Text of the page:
I loved those little buggers and I still do. As I said, they were the only dolls I ever had any use for. They has all kinds of adventures in the woods and through the meadows that were really our big back yard and down to our pond. We had a bamboo forest, a huge redwood with a ferny pond underneath and a tree house and my playhouse cottage in the woods. Lots of room for adventures and we had them. And they aren’t that far removed from the many, many gnomes in the garden, lol!

I may have to go on somemore adventures with my trolls.


Our backyard and my two story playhouse, It was there when we moved in.


The gnome brigade

When did your kids really play last?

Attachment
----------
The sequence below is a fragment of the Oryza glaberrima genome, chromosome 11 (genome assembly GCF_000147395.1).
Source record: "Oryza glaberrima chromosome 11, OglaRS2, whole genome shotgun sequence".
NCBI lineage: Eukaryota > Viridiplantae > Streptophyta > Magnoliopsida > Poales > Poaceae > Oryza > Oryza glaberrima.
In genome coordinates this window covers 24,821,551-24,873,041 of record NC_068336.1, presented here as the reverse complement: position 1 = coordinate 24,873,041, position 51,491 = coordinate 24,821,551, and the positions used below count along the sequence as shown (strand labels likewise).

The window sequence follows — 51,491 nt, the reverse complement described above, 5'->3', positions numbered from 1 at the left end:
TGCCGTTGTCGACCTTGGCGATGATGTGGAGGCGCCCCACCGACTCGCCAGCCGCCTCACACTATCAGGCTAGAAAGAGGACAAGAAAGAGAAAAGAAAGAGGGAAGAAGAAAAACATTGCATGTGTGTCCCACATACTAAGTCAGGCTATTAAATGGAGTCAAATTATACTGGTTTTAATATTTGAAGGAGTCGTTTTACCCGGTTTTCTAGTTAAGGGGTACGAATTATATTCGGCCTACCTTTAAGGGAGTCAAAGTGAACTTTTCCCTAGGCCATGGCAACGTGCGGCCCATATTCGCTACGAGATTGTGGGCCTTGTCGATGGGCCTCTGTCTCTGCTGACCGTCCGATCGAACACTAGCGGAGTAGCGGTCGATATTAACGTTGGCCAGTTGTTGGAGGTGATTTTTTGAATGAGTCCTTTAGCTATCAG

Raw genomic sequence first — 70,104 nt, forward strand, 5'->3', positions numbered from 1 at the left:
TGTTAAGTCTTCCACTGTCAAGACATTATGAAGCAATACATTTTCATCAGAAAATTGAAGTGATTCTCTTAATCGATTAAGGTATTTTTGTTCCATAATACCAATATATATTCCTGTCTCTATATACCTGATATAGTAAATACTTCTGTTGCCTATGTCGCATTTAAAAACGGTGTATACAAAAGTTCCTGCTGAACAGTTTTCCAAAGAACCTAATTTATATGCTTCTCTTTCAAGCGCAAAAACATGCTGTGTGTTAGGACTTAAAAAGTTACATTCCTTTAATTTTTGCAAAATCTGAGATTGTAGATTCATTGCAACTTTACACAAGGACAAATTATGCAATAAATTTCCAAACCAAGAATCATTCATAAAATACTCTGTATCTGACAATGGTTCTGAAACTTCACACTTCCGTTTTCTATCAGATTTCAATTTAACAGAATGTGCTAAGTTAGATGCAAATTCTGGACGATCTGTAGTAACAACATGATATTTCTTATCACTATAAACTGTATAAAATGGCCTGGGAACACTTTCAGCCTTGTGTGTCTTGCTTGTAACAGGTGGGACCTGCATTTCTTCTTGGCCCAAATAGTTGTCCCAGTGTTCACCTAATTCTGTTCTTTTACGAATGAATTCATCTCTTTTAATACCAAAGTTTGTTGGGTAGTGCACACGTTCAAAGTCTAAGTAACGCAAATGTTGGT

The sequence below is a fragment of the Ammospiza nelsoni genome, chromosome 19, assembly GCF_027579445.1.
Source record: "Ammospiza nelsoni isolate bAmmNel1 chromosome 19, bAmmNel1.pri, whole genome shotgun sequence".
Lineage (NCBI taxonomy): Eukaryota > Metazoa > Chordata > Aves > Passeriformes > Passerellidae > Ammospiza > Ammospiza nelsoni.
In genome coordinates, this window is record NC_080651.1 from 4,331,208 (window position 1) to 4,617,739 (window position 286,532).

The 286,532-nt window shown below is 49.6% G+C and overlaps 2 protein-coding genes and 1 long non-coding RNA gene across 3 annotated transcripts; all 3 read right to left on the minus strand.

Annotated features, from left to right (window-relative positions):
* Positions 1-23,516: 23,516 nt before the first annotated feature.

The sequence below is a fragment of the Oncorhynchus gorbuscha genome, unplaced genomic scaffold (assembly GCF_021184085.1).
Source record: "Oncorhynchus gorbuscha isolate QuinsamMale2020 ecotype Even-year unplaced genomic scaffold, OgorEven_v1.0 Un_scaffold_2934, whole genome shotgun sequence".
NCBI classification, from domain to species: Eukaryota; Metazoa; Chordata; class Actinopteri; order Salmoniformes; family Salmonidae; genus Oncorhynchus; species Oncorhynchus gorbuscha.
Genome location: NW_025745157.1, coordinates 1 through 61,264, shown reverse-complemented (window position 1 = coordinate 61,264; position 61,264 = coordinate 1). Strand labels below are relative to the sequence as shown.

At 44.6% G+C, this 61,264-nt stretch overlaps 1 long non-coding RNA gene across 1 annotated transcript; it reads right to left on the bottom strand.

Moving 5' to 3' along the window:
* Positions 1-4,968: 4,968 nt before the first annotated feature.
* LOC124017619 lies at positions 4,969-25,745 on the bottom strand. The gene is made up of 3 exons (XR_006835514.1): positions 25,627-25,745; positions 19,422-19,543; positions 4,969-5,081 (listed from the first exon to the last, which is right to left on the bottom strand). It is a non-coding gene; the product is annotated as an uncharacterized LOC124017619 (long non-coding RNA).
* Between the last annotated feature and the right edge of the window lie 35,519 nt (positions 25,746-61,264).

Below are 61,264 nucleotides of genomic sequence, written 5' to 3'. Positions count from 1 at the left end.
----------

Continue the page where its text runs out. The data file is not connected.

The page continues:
When I was a kid we played every day. We had recess. We had PE and we played with our friends and we played alone. This led us to have adventures and to solve problems even if the problem was how not to get caught by our parents doing something we shouldn’t. It was considered a healthy childhood.

We played on playground equipment and tried to swing to the moon or the stars. We climbed the mountains around our houses pretending to be hunters and explorers. We played Indian princesses defeating the invading colonists. One of the few times I ever played at being a princess. We sent our much hated Barbies down the drainage ditch Amazon River).

We explored the local park that had a cemetery and a stream and waterfall. We invaded on some kids involved in nookie where they shouldn’t have been. Still remember how we laughed at their naked butts.